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Reservists more likely to be denied benefits by VA

Recent reports have found that National Guard and reserve members are more likely to face claims denials when applying for veterans' benefits. Statistics indicate a bias: the denial rate for claims filed by the reserve component combat veterans is 4 times higher than for post-9/11 combat veterans who were active duty members.These reservist members at risk of denial make up 40% of the veteran population.

Though the Veteran's Administration has not offered any reason for the disparity, the difference could be a sign that the system isn't being fair to reserve component members in Los Angeles, California and nationwide. Any applicant seeking the approval of a disability compensation claim could benefit from working with a professional. A disability attorney can review medical documentation, file necessary applications and follow protocol to minimize delays and prevent denial.

Veterans' advocates and reservist service members are concerned about the high denial rate; however, the problem is nothing new. In 2008, the denial rate was twice as high for reserve disability claims. The disparity has simply grown, making the problem more pressing for those in need of benefits. According to officials, the problem could be related to outdated record keeping, communication issues and structural problems in the system.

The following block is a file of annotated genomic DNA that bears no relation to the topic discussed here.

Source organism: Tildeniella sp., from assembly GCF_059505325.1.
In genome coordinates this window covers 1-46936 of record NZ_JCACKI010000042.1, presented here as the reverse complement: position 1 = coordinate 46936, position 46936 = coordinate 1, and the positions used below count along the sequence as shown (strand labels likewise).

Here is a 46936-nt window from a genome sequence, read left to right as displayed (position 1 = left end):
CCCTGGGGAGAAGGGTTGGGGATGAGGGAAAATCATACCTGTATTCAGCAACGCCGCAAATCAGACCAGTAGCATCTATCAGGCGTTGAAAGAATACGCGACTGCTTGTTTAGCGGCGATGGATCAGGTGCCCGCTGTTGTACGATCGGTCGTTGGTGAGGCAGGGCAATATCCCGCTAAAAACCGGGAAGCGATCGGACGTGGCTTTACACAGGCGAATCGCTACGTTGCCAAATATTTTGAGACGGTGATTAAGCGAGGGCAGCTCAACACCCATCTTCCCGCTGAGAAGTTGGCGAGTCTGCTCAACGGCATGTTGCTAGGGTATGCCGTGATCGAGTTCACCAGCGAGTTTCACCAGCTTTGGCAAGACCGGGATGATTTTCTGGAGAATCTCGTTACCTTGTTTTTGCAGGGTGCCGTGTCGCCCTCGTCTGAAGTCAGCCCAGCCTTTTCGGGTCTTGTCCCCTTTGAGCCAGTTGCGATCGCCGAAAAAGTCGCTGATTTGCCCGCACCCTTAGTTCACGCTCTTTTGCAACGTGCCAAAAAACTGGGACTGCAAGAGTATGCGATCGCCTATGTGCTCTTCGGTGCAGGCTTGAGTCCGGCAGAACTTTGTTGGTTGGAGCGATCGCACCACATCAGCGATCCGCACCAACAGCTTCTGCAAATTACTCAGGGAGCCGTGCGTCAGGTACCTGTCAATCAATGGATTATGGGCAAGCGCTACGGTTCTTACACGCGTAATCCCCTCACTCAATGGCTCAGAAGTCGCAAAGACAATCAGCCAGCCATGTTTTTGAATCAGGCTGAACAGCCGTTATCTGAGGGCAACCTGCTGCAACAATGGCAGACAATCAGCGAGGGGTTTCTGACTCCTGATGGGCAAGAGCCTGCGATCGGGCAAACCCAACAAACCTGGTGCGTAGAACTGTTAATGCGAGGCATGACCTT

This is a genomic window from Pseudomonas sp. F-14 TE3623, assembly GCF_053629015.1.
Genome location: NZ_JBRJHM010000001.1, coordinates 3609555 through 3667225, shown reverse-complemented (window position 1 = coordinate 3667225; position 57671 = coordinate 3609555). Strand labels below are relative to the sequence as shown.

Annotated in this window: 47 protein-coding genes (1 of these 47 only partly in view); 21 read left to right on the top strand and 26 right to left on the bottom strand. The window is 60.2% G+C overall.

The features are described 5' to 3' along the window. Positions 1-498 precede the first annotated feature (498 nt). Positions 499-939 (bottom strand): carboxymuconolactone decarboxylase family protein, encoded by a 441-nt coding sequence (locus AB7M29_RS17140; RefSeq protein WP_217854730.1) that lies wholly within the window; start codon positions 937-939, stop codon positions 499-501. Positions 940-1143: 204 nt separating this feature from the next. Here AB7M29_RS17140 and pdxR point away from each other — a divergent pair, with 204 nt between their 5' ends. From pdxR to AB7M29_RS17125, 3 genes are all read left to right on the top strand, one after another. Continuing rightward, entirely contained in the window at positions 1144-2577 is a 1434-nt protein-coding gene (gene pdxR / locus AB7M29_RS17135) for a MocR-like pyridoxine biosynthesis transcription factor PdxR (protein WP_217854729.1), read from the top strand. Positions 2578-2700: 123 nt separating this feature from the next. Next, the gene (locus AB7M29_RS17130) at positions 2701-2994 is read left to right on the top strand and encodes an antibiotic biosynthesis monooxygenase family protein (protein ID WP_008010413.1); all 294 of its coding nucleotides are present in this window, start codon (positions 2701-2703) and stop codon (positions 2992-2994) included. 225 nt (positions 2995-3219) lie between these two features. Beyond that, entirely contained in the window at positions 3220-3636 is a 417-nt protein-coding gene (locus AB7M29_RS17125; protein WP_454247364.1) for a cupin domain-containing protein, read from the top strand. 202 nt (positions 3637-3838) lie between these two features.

In an attempt to cure the issue, the agencies are aiming to streamline the process into single electronic medical records shared by the National Guard and reserve components and the VA to ensure that both departments have access to records. If you are a veteran or you have suffered a disability, and experienced attorney can help you file your claims and pursue the benefits you are entitled to.

Source: Army Times, "Reservists more likely to have VA claims denied," Rick Maze, Oct. 23, 2012

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